Pantheism

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Pantheism is the belief that God is everything and everything is God.

Pantheism is the belief that God and the Universe are identical, and that there is no difference between God and the World. One rationale for pantheism, as opposed to monotheism, is that, for the human practical sense of the physical world, there seems no possibility of God's omnipresence in the Creation unless God is identical to the Creation. Pantheism therefore holds all things to be divine; but, this view was rejected by Saint Augustine because this view would mean that even sin was divine. Historically some philosophers, such as John Toland, have used pantheism to mean the equivalent of atheism, denying that the world is the product of divine creation, denying any guidance of God, and even denying the existence of sin. Or alternatively, by saying everything is divine, ultimately, nothing is. This can be demonstrated with the super heroes metaphor: If you assume a place where everyone has special powers, no one is special, hence, no superheroes.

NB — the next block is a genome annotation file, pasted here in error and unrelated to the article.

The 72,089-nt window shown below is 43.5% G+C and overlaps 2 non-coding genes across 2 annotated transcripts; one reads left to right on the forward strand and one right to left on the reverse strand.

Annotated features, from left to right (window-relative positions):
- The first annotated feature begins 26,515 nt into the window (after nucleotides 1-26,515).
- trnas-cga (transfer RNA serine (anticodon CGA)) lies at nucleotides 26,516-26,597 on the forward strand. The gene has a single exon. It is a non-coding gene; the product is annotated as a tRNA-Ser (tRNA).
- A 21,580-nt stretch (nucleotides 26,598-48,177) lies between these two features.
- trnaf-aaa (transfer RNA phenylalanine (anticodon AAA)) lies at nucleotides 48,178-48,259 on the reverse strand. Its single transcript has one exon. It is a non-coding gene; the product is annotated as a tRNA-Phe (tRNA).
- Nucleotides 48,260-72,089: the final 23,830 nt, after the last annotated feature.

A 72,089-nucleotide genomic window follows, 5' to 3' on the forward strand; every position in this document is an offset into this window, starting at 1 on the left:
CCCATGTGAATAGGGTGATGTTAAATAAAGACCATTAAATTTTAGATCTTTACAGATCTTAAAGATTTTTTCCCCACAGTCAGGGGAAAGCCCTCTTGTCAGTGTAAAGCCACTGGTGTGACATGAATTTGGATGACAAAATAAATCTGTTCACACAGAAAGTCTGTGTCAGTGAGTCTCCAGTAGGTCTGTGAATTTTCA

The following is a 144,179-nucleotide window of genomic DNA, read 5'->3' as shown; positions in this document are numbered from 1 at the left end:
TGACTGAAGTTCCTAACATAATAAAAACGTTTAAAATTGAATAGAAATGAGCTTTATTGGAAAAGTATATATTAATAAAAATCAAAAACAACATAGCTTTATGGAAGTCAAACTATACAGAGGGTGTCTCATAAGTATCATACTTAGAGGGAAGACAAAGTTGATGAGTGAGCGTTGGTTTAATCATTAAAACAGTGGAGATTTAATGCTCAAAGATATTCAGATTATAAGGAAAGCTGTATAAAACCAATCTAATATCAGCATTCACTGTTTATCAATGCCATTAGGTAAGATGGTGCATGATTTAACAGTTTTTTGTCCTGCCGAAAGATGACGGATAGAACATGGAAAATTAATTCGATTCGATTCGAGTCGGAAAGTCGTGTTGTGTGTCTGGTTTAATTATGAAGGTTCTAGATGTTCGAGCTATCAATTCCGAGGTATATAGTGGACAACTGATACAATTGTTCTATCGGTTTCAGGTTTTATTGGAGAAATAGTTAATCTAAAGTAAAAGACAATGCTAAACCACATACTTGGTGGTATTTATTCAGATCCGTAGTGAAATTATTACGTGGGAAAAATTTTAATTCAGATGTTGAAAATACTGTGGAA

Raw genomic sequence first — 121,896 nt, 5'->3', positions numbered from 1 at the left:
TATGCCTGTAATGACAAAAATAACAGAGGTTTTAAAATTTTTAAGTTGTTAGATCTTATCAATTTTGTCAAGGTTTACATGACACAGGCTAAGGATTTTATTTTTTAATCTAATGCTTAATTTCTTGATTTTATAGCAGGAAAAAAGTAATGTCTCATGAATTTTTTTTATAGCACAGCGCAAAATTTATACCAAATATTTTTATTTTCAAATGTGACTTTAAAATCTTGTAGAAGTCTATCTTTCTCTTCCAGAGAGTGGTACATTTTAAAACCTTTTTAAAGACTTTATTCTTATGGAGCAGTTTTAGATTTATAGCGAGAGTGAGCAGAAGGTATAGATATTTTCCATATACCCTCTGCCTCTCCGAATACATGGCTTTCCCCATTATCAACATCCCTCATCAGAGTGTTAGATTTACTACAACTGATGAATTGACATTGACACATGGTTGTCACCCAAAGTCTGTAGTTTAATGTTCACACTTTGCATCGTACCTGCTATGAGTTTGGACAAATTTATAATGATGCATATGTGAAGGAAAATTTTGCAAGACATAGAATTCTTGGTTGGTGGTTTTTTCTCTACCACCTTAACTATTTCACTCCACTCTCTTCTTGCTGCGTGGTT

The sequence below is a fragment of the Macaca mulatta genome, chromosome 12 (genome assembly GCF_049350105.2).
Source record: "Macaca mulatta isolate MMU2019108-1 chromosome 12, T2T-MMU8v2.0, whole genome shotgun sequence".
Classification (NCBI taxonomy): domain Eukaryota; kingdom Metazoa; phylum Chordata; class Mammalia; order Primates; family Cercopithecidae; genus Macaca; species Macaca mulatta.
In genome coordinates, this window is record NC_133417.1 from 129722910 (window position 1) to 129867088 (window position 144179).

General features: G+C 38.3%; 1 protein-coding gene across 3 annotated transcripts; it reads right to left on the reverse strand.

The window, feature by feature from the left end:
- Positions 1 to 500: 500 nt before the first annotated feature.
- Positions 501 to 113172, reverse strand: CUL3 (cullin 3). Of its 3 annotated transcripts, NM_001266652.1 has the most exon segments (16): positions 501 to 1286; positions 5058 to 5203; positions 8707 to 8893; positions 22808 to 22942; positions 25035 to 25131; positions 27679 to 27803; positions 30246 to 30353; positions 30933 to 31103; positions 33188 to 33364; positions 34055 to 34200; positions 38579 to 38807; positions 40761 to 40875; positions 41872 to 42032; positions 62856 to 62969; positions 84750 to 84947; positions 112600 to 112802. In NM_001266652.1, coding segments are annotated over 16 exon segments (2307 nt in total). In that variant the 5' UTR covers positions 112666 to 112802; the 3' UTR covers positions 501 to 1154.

Some pantheistic ideas were bandied about as early as the time of the ancient Greek philosophers, who felt that everything in the Universe was made from the same divine substance. Pantheism resurfaced in the 1700s from the writing of Benedict Spinoza, who laid out certain philosophical justifications for the idea. Two refinements of pantheism developed in the 1800s, panentheism and pandeism. Panentheism tried to bring pantheism back into monotheism by describing the Universe as one part of God existing at the same time as a transcendent part of God existed apart from it. Pandeism tried to combine pantheism with deism, which was then at the height of its popularity, by describing a process in which God became the Universe and in that process ceased to act as God.

Modernly, pantheism has declined from the level of popularity achieved in Spinoza's day.

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